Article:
Markets edge up on earnings boost in US
Stocks edged upwards or stayed flat yesterday as US lawmakers agreed on a compromise budget and US companies reported better-than-projected earnings
The Irish market took a little step back, giving up 8.32 points to close down at 3,479.00.
There was heavy trading in Bank of Ireland, with about 500 million shares traded in both Dublin and London, but it fell back off its recent highs, closing down just below the €0.14 level.
Ryanair gave up 3 cent yesterday, falling back by 0.5 per cent to €5.26, following market speculation that it might be closing in on a new aircraft deal with Boeing. However, the airline asserted yesterday evening that “there is no aircraft order imminent and none that is expected until perhaps the end of calendar 2013 or early 2014, at the earliest”.
Following the sale of 7 million shares in Smurfit Kappa by venture capital fund Cinven, the paper and packaging firm continued its good run, adding 19 cent, or 1.9 per cent, to advance to €10.19.
While there was good volumes in Kerry Group, the stock was a little weaker, giving up 3 cent, or almost 0.1 per cent, to close down at €38.08.
UK stocks climbed, extending the FTSE 100 index’s highest level since May 2008, as unemployment unexpectedly fell and prime minister David Cameron pledged to hold a referendum on the UK leaving the EU. The benchmark FTSE 100 index added 18.47 points, or 0.3 per cent, to 6,197.64 at the close.
Unilever rose 3.06 per cent to 2526 pence in London, the highest price since at least September 1988. The world’s second biggest consumer-goods company posted fourth-quarter underlying sales growth of 7.8 per cent, exceeding the average analyst estimate calling for an increase of 6.2 per cent.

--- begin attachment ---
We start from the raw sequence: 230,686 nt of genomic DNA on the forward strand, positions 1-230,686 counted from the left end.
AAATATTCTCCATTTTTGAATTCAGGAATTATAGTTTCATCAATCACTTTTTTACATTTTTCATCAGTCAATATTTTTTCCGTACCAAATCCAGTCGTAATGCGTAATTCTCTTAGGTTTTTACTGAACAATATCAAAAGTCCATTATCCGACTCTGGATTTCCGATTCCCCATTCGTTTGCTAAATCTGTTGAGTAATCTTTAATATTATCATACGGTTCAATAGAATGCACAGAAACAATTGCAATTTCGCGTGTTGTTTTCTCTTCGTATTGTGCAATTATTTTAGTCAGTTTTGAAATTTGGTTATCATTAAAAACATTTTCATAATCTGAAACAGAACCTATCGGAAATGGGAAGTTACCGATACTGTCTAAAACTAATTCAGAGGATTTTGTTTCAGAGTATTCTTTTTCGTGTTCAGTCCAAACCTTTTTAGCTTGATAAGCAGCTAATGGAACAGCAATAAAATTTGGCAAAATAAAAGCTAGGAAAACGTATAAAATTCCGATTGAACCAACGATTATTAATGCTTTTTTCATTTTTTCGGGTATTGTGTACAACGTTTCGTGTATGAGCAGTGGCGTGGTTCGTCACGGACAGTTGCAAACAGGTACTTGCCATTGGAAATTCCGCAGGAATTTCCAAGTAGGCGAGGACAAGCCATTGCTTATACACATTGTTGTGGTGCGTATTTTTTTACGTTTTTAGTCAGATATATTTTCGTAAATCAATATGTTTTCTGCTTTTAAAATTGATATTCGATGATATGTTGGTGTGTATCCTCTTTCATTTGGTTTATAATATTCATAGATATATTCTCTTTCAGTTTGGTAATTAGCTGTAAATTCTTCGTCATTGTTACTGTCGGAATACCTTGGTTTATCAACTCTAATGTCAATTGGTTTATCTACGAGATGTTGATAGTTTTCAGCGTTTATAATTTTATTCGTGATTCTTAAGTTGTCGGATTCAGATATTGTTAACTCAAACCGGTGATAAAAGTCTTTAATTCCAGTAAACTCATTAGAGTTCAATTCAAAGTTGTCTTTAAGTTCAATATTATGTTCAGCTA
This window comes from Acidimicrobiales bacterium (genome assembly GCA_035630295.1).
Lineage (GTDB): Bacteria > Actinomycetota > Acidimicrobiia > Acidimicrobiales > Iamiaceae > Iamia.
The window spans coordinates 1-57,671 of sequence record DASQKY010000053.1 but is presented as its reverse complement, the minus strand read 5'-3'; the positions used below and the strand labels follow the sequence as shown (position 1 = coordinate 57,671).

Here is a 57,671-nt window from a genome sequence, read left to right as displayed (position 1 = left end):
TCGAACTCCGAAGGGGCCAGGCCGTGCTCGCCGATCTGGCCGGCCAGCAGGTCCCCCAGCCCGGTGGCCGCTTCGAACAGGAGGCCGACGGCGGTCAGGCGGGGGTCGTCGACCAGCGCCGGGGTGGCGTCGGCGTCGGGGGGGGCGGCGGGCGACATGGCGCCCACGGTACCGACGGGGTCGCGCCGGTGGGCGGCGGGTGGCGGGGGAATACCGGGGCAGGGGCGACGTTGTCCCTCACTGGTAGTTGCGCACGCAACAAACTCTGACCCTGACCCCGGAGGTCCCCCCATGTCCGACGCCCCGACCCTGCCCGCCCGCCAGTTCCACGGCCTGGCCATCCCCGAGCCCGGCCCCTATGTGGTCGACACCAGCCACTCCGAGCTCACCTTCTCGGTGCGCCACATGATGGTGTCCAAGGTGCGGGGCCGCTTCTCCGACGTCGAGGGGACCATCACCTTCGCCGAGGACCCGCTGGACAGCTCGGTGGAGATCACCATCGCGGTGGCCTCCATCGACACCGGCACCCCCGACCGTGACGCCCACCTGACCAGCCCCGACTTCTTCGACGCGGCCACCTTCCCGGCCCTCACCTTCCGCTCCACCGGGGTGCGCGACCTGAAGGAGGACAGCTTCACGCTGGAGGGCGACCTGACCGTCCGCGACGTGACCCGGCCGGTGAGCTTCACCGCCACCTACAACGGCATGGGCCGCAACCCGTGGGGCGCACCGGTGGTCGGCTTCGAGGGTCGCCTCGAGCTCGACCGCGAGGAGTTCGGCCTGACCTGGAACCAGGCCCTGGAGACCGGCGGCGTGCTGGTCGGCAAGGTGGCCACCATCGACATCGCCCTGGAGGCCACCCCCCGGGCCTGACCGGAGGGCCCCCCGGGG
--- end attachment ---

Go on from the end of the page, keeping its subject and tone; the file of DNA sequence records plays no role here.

BHP Billiton advanced 1.4 per cent to 2,110 pence after the company forecast 10 per cent annual output growth through its fiscal year ending in 2014. The world’s largest mining company said iron ore, copper and petroleum production increased in the final three months of last year. Tullow Oil gained 3.5 per cent to 1,195 pence.
European stocks advanced, after remaining little changed for most of the day, as the US House of Representatives gathered to vote on suspending the country’s debt limit and as results from Novartis to Unilever beat analyst estimates.
“The earnings season in Europe is not in full swing yet, so this is a cautionary pause in the markets,” said Manish Singh, head of investment at Crossbridge Capital in London.
“With the debt ceiling on the verge of extension for three months, markets ought to be more positive.”
Novartis advanced by 4.1 per cent to 62.55 Swiss francs, the highest price since August 2008.
In the bond markets, Portugal’s first debt sale since its 2011 rescue drew strong demand, bolstering hopes the country can make a full market return that should allow it to call on further ECB support.
Lisbon was initially expected to sell around €2 billion of the five-year paper, a reopening of its 4.35 per cent October 2017 bond, first launched in 2007 as a 10-year benchmark.
But sources close to the deal said the placement was likely to be around €2.5 billion after orders had exceeded €10 billion.
The Dow and Nasdaq edged higher , lifted by IBM and Google whose stronger-than-expected profits helped to soothe investors’ concerns.
IBM forecast better-than-anticipated 2013 results and also posted fourth-quarter earnings and revenue that beat expectations. Shares climbed 5.5 per cent to $206.87, its biggest advance since July. Also helping to boost the tech sector was a 6.1 per cent jump in internet search company Google to $746.02. – (Additional reporting: Bloomberg/Reuters)